1. As one who was homeschooled through high school (albeit in a state that imposes minimal oversight), I would say the biggest obstacle to such a development is that most, if not all, states require a minimum number of days and/or hours of instruction to be afforded per year. In Wisconsin you just have to affirm that you’ve done it, and that’s that. In Minnesota, you have to submit detailed logs to the state. I’m not sure how you get around that.

      1. You are right. And that comes from the feds. The more kids go to school the more days, the more federal money you get. But, I think parents and voters are going to start demanding changes and more flexibility. And assuming Trump wins re-election, the feds are likely to give it to them. The change won’t be immediate but it will happen.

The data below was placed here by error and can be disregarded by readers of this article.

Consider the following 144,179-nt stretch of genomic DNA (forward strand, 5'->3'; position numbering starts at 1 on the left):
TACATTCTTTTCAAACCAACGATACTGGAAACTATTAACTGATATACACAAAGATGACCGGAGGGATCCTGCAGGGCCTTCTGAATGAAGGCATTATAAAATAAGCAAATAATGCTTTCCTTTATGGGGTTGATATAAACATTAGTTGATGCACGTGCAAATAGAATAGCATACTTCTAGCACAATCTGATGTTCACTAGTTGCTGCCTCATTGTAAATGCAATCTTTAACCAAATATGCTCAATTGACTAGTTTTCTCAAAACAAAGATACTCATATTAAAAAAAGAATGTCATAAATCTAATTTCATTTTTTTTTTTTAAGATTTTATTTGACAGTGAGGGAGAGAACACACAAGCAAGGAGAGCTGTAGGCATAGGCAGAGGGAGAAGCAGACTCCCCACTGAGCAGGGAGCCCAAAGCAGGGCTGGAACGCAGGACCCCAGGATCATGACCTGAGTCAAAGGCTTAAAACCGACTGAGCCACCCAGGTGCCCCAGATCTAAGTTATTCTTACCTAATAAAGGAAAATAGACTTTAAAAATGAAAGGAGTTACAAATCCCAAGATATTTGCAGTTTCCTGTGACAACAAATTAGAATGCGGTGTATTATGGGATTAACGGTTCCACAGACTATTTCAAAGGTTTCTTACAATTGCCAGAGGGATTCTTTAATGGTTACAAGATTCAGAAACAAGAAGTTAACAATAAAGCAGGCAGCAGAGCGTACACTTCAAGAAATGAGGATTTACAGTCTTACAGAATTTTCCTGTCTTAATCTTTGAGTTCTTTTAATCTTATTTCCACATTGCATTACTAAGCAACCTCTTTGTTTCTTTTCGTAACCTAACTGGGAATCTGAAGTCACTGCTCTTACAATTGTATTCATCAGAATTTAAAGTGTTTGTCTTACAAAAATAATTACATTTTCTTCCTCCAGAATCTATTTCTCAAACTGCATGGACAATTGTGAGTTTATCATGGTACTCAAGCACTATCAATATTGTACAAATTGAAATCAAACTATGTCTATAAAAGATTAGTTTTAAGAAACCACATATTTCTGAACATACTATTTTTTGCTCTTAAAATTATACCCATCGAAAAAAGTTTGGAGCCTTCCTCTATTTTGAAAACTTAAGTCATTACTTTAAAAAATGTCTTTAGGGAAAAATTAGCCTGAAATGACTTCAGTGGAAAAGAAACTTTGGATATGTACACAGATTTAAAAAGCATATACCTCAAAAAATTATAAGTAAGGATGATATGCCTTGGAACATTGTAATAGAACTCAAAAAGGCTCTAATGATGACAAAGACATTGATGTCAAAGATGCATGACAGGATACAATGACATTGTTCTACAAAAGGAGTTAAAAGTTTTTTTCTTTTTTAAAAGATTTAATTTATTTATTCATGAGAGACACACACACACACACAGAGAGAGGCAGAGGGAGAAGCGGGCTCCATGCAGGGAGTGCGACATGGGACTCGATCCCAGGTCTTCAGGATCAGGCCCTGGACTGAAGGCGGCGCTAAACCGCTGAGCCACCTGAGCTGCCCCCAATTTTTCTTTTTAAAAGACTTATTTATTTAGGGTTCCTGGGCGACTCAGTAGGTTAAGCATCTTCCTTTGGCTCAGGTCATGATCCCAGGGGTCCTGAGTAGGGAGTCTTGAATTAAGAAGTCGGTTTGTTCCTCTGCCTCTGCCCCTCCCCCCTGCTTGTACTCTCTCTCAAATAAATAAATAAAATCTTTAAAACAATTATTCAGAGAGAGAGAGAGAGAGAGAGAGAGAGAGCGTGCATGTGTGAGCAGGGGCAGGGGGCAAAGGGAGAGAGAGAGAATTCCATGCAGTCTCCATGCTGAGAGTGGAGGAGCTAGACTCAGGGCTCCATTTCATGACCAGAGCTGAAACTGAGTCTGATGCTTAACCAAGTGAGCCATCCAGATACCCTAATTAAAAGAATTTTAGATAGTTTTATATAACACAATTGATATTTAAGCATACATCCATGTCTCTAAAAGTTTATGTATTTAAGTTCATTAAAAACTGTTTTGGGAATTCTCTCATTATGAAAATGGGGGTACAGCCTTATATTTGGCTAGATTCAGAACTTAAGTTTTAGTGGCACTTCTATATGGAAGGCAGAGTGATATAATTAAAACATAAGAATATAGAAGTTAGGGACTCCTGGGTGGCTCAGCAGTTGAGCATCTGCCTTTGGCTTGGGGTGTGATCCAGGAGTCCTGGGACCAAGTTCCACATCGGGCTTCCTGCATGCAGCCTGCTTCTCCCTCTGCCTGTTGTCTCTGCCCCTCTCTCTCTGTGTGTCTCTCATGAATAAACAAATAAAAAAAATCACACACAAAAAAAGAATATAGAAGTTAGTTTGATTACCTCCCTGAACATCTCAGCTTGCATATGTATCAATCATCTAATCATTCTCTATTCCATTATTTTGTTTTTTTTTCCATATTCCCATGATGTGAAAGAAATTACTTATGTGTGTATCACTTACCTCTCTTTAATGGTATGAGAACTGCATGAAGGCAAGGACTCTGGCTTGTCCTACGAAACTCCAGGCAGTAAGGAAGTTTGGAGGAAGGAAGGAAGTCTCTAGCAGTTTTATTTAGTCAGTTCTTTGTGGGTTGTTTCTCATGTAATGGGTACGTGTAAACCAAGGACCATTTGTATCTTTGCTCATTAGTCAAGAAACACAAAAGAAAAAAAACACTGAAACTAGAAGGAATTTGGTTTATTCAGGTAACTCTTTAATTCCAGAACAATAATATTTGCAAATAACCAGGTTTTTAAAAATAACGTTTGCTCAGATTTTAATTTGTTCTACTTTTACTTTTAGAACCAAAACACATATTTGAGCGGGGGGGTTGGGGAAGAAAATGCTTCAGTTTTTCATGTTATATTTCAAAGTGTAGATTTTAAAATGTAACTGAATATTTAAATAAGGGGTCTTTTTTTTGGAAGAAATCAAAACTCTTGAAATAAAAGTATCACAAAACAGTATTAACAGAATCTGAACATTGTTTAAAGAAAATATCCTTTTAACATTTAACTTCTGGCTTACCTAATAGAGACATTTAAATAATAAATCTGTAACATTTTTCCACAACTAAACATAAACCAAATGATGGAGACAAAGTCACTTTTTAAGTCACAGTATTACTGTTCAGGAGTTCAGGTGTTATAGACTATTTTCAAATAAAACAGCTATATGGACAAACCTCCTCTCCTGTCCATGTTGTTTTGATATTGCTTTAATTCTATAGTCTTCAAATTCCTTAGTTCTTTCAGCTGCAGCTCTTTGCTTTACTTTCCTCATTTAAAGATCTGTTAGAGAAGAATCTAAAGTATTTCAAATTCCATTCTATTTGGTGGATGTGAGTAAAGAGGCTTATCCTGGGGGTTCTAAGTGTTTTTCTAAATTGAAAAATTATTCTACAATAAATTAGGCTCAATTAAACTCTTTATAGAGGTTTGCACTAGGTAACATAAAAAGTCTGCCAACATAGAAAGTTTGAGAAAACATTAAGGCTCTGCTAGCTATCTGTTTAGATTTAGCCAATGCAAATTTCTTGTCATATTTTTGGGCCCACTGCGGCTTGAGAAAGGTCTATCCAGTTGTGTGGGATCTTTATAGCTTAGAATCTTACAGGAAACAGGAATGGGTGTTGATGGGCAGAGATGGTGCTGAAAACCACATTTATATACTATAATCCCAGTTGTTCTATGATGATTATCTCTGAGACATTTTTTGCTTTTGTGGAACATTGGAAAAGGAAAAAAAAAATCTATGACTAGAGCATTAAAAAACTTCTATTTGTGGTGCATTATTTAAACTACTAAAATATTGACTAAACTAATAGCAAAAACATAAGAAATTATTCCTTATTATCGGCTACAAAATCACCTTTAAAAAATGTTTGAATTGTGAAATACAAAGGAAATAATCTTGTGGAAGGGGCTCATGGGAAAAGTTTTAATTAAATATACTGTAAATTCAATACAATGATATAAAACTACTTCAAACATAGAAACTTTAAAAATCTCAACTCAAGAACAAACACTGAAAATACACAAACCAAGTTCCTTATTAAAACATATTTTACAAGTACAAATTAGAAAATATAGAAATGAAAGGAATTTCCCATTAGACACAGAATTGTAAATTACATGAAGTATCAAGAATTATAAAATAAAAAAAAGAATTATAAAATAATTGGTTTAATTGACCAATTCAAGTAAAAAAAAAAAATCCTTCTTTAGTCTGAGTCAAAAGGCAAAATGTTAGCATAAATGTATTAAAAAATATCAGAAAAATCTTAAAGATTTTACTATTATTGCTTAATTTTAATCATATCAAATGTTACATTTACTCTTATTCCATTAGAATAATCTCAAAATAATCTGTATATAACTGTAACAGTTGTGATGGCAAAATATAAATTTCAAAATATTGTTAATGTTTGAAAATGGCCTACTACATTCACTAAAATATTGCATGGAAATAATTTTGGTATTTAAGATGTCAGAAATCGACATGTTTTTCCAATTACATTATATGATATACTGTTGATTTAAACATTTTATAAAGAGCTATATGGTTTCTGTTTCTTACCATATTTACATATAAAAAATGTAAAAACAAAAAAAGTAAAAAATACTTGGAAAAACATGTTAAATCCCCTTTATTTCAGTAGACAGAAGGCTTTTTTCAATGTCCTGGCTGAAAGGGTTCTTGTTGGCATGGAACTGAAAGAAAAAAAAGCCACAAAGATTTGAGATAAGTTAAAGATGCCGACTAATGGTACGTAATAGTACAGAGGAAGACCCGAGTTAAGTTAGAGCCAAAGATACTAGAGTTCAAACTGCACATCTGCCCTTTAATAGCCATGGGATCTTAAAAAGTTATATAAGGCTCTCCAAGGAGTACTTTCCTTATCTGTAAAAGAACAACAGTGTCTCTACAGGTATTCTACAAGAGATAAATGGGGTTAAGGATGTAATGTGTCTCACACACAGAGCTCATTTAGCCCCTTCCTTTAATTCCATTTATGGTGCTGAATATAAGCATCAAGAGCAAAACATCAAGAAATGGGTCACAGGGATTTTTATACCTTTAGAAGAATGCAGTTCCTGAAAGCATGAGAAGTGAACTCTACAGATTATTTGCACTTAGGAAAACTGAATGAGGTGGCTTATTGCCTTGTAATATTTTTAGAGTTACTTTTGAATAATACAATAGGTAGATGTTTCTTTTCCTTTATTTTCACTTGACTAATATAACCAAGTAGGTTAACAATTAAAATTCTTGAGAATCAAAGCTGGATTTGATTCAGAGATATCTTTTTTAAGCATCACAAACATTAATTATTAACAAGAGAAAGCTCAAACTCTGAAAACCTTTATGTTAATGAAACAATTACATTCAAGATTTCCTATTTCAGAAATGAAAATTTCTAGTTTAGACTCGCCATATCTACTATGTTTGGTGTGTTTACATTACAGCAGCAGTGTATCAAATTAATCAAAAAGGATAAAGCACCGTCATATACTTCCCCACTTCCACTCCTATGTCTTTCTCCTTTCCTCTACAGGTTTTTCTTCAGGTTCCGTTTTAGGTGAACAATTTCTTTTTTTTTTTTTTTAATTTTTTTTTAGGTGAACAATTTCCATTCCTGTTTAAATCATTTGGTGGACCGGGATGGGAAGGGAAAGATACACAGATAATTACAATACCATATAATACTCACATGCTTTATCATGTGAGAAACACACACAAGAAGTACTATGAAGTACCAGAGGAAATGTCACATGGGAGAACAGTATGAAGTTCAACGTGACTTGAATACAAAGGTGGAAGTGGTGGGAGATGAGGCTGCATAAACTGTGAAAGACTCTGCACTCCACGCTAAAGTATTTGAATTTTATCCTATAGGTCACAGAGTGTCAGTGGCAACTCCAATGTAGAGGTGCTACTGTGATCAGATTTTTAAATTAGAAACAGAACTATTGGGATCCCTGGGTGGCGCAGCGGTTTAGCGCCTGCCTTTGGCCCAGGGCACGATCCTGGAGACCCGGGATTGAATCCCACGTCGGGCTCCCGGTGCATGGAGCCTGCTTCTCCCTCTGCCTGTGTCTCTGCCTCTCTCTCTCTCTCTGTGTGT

1. True. I always say I am not a fan of Trump, and get offended by his manner often, but the Republicans are way better at supporting home schooling than the Democrats. Ironically, I live in California, but the state is fairly mellow about homeschooling, and their are a number of charter schools that count as official enrollment, but that support homeschooling. Our program is a charter school, that provides a teacher as oversight, and she is very mellow since we drive our kids and don’t just let them sit around, and the program pays for classes for our local hippy dippy private vendor! Python programming for my 11 year old! This shut down will help show home schooling can be very effective. Many will choose it. But the majority of people just want free babysitting and don’t really care if their students learn anything.

        2. You are right. And that comes from the feds

          No, it’s state by state. Even California, shockingly, is more lax than Minnesota and other states when it comes to home schooling. In California, the only oversight that happens AT ALL is that the State reserves the right to verify your attendance records(?!?!?!). And even that has never happened once to any of the homeschoolers i know.